Our latest artist interview features Gabor Kaszas aka East Cafe. The Hungarian producer has a brand new single entitled ‘Hurt’ out now on Clinique Recordings. Please enjoy our interview with East Cafe below.
1. Hi Gabor, thanks very much for joining us here! This is the first time I’ve interviewed you so let’s give our readers and your fans some background info. How old are you and how long have you been producing and Djing?
East Cafe: Hello, and thank you so much for the opportunity, it is a great pleasure to be featured at Release Promo. 🙂 I’m 32 and I’ve been producing music – mostly progressive house – for more than ten years now in my hometown, Budapest. Although I have monthly shows in internet radios, and do gigs, my main profile is making music, Djing only comes second.
2. Where do your musical roots lie and when did you know you wanted to pursue electronic music seriously?
East Cafe: As I child my I had the chance to listen to music from artists like Jean Michel Jarre and Vangelis. My dad had a massive record collection, and a great taste, so it was rather easy to find the good stuff even at a very early age. My mom and her parents were members of a choir, so music has always played an essential part in our everyday life. Though as a young teenager I was a hard metal and rock fan, in the nineties I came back to my beloved electronica, via big beat and house, so by the end of the decade I found myself collecting Global Underground releases, and house/techno/trance records. Compilations like “Arrivals” from GU made me want to produce the kind of thick, massive sound with a pinch of melody which was so trendy in the underground those days.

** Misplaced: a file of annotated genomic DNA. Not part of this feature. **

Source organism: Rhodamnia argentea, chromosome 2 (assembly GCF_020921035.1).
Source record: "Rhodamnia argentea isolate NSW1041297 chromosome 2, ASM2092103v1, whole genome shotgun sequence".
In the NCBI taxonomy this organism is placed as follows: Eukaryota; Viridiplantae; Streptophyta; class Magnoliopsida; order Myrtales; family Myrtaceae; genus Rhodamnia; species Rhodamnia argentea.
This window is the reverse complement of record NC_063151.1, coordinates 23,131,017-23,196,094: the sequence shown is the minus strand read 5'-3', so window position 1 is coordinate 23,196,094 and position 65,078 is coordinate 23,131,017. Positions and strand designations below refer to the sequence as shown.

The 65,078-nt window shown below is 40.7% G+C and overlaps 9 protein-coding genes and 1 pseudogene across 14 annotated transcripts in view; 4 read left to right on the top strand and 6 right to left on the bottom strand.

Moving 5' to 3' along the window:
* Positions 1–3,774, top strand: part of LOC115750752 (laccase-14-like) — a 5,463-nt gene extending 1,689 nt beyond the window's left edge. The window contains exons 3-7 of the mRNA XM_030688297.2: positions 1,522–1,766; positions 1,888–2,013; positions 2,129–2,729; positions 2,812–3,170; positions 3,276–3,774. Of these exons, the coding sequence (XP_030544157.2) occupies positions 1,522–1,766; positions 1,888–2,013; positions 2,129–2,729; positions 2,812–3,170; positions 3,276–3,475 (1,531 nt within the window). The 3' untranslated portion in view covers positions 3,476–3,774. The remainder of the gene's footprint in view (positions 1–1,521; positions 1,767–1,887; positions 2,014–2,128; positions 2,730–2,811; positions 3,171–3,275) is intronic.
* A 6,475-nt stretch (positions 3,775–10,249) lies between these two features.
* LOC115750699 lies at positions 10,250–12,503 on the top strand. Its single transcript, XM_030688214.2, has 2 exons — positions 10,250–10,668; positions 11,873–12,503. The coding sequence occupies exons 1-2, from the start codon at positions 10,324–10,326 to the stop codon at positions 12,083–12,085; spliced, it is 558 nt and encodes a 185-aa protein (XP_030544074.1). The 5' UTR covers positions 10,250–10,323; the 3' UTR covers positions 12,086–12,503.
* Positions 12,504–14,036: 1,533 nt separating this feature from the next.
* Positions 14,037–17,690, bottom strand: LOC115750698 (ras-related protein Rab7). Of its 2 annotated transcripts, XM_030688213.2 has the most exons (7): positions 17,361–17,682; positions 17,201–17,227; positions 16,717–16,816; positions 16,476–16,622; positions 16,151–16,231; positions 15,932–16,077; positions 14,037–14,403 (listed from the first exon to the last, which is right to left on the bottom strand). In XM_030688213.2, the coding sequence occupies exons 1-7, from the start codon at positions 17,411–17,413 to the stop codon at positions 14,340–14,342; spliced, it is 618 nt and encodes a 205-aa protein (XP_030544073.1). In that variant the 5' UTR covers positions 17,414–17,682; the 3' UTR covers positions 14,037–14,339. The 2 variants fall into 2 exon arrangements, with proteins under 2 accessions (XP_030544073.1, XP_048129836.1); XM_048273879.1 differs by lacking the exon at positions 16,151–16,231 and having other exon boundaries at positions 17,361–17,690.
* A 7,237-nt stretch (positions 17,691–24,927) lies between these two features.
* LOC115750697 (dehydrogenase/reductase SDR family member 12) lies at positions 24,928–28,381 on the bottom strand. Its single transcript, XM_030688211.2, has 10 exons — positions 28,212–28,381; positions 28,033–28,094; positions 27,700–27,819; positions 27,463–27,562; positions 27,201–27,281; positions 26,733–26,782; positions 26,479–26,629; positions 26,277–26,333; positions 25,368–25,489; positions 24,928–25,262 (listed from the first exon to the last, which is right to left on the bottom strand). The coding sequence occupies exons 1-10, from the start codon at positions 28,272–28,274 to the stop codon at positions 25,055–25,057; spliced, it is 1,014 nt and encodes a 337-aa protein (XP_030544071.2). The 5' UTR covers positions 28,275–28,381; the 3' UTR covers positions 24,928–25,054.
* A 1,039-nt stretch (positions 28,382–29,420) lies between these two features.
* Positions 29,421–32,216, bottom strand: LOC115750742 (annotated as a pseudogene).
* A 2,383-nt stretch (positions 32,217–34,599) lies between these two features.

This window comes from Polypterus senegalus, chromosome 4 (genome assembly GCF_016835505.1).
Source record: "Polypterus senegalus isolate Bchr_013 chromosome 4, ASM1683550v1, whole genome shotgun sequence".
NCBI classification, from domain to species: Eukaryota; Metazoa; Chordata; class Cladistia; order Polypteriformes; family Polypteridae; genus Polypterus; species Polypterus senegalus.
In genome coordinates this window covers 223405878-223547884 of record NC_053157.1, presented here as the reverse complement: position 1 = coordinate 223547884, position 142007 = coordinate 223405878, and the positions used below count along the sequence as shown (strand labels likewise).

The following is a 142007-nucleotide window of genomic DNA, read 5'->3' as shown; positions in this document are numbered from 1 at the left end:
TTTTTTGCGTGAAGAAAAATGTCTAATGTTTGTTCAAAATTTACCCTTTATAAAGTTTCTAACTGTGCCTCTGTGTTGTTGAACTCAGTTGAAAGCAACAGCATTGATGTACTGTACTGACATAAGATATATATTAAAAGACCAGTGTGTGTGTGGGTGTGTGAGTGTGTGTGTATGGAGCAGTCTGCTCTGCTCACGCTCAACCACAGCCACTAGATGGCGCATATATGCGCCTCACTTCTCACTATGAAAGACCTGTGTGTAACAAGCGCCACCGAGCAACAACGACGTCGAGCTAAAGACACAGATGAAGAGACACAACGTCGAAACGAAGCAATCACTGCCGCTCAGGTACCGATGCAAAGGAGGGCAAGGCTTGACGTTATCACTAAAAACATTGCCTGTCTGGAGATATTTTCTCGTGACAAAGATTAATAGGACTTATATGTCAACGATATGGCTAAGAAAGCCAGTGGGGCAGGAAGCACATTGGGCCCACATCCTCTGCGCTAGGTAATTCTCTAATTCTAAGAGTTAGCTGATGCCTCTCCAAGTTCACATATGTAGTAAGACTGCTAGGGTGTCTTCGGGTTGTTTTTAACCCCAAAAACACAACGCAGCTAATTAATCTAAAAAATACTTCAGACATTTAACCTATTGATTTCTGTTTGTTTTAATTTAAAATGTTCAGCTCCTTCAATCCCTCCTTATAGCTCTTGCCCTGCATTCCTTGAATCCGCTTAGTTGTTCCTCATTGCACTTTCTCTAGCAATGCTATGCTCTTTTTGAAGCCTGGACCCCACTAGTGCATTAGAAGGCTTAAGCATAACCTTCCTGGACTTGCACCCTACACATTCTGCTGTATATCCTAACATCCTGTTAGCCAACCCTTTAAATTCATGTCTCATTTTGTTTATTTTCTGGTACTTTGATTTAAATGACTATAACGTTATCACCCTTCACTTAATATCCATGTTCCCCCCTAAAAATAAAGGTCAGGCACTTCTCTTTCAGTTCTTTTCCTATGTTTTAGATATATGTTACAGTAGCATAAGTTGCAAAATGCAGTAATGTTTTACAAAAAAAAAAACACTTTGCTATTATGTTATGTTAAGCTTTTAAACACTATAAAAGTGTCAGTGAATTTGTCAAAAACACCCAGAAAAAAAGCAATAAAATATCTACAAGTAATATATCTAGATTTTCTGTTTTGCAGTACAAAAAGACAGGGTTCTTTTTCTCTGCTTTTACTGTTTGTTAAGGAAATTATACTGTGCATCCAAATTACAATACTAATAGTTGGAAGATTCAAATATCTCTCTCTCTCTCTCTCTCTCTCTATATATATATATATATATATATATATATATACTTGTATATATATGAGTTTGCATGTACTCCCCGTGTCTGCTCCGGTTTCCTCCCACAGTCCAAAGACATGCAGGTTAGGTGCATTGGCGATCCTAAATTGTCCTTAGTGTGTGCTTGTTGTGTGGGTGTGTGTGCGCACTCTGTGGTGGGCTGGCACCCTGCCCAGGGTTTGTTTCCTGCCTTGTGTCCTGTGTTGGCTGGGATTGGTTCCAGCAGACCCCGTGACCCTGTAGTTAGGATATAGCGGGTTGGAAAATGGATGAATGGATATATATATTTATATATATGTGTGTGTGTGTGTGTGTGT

3. I’m always curious how producers come up with their artist names, is there a story behind yours? How did you decide on East Cafe?
East Cafe: As the name “East Cafe” goes, it evokes a feeling that there is a band, or at least a duo behind the concept, and actually this is how it used to be… About 10 years ago me and my friend we had a bright idea about a place called “East Cafe” where people would had the chance to enjoy underground music all day long. It was rather obvious that we couldn’t make this thing, but still the idea lives on in the “East Cafe” concept, which started as a duo, but really soon it turned out that I had to continue with producing stuff alone. One of my friends once told me that once people get to know my artist name, it is not a good ides to change it ever after, even if it sound strange to me later. Well it does sound strange, but I kinda like it. 🙂
4. So you’re based in Budapest which is the largest city and capital of Hungary. How is the nightlife there? Are there clubs and events you can go to which offer good electronic music?